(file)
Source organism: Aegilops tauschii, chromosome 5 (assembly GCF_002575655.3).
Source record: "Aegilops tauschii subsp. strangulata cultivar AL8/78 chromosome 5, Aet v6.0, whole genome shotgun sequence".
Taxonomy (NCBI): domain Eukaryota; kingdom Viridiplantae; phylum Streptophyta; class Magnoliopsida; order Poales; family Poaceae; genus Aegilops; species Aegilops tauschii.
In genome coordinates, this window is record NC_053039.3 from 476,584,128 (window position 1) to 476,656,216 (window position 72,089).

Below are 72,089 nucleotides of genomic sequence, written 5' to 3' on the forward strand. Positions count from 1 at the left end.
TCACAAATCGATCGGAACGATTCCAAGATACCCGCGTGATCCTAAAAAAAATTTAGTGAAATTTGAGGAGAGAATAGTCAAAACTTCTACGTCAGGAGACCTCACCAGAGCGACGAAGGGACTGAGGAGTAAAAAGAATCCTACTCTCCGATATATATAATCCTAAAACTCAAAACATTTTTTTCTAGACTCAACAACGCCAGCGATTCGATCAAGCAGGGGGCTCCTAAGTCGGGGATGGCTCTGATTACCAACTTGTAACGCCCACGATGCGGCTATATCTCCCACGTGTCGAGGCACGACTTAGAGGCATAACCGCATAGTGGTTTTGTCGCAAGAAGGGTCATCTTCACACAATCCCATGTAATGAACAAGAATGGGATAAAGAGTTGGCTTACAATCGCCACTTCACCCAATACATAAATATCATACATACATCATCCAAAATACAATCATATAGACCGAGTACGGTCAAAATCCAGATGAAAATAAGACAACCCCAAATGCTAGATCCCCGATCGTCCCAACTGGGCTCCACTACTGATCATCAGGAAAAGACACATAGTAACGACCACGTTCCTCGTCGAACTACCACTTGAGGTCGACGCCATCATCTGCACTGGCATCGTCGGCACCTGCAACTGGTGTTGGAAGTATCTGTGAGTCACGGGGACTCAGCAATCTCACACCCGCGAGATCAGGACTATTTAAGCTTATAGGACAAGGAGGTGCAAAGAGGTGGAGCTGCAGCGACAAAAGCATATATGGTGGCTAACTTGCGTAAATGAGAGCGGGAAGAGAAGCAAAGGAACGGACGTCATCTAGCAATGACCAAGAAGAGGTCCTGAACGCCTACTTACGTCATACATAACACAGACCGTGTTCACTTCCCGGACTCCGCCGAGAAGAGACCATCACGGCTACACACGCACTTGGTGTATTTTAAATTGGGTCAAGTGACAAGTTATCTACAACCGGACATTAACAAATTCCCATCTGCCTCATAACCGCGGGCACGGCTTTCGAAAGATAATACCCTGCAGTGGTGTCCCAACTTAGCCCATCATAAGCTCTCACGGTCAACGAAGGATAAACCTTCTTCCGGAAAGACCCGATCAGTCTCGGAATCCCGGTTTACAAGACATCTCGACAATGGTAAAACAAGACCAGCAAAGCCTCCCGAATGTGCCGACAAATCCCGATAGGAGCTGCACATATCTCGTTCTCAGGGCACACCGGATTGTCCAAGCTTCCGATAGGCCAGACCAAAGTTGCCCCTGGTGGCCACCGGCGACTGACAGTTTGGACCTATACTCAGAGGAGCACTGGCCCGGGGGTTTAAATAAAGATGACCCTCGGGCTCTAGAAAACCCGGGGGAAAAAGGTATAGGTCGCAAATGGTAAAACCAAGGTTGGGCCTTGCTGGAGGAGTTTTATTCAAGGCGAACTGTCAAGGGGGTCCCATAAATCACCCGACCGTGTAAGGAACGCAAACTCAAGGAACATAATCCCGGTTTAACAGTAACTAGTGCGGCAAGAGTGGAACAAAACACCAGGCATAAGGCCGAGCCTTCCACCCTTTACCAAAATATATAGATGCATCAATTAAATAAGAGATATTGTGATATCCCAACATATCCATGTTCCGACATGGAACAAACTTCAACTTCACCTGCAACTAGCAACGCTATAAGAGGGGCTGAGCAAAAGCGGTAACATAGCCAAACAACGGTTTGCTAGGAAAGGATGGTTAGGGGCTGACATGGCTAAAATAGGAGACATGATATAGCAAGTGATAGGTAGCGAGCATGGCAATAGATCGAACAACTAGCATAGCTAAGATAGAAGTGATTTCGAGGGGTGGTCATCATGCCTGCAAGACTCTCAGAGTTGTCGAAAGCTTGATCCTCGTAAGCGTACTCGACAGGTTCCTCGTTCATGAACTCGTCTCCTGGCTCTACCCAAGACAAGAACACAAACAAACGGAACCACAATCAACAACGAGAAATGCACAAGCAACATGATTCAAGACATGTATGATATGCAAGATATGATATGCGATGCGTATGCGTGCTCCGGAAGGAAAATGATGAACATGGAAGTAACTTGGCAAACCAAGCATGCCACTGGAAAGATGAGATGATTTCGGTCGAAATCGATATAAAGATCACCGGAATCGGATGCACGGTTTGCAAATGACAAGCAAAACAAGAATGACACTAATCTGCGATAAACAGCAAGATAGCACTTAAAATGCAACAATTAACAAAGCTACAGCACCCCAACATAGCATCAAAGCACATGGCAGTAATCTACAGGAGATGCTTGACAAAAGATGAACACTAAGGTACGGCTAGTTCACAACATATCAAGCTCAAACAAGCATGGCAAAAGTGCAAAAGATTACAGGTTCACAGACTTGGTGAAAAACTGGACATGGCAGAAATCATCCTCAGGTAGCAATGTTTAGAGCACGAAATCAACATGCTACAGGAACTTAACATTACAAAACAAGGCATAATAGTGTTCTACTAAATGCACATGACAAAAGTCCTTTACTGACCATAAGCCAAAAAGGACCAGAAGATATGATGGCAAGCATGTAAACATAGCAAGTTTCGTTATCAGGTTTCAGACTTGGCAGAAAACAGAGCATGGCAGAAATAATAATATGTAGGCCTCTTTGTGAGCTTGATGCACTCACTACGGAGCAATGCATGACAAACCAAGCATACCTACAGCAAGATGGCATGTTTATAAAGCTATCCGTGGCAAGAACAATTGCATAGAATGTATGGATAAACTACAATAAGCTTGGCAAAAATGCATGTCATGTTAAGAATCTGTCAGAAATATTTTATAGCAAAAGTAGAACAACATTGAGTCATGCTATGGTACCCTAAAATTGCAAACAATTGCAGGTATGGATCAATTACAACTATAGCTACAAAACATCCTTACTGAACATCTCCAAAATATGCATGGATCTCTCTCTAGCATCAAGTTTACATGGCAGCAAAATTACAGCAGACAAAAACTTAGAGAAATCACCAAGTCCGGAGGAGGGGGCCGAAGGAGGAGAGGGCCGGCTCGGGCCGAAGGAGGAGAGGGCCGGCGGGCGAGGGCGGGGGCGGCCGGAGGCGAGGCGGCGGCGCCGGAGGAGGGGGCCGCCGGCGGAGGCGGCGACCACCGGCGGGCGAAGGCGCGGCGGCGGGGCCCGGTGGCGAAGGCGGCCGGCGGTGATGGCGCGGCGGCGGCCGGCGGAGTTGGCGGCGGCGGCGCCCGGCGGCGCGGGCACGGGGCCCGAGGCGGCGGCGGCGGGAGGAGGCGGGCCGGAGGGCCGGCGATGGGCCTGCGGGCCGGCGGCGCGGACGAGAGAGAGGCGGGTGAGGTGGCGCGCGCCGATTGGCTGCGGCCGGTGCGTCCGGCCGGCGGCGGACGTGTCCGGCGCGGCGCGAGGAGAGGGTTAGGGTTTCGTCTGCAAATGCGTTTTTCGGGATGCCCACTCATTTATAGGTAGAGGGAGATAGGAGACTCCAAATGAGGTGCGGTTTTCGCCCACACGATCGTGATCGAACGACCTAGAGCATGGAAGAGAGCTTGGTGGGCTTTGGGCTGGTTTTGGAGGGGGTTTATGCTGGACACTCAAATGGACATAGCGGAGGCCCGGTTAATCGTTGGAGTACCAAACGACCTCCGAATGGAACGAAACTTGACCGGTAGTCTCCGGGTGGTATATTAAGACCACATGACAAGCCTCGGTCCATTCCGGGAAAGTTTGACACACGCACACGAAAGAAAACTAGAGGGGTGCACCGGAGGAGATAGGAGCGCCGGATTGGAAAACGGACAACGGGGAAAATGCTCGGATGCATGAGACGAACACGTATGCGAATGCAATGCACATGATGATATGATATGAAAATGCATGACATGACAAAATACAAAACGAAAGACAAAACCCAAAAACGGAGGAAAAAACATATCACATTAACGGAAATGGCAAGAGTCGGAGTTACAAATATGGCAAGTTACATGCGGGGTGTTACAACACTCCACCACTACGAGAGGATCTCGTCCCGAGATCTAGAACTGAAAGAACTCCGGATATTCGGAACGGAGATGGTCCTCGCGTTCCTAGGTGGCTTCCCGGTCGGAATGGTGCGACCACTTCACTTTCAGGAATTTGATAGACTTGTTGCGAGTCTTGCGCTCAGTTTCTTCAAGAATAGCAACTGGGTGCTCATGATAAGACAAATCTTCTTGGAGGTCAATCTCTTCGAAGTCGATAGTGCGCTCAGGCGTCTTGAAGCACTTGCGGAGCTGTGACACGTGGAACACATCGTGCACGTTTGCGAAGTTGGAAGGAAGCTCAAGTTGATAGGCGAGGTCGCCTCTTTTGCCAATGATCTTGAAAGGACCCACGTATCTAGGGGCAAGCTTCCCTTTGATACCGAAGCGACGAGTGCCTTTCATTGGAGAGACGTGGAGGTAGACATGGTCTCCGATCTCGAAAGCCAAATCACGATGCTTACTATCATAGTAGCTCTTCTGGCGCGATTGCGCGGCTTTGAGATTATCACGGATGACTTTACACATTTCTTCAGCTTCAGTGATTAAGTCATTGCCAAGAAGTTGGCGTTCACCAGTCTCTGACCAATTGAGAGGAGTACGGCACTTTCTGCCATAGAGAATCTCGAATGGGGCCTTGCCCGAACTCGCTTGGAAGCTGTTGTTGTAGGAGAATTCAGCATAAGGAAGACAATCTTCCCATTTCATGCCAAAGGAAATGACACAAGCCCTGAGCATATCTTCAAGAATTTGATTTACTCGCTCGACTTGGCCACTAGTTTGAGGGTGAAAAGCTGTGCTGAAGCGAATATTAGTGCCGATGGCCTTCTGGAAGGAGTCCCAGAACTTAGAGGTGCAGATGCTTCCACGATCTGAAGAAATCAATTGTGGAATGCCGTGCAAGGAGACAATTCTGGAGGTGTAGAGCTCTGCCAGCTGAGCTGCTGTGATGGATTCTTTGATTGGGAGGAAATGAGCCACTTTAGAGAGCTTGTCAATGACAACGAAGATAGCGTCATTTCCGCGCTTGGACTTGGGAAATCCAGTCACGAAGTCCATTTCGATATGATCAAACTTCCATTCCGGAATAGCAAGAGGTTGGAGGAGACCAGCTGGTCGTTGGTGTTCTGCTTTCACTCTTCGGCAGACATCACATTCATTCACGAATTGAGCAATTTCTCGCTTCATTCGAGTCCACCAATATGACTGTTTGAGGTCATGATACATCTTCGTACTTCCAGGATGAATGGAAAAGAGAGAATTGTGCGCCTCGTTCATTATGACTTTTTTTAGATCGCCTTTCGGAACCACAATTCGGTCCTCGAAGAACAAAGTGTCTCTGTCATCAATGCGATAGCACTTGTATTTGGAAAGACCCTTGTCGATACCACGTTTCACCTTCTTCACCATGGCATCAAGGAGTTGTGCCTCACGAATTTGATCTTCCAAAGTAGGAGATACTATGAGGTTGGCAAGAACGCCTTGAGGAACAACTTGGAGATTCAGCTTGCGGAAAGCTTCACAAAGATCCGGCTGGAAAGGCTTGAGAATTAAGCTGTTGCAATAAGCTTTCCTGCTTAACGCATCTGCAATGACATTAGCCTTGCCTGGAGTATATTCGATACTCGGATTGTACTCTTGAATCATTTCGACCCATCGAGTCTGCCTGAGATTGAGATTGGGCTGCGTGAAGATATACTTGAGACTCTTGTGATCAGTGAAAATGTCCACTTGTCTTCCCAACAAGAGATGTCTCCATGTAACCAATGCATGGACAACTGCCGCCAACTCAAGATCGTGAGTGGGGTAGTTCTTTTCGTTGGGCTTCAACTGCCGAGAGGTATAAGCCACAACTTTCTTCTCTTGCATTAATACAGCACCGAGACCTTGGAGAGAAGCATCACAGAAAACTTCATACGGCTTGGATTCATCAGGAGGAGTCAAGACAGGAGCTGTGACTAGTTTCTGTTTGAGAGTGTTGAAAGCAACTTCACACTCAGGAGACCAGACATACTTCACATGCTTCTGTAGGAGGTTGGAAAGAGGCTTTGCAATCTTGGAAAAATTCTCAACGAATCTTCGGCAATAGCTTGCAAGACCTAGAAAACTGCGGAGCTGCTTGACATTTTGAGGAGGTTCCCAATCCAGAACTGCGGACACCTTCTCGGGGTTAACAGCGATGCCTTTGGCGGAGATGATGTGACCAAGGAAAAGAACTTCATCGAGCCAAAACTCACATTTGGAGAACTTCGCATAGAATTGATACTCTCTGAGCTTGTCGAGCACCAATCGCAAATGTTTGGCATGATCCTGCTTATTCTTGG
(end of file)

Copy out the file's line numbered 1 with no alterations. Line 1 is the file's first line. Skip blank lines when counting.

Source organism: Aegilops tauschii, chromosome 5 (assembly GCF_002575655.3).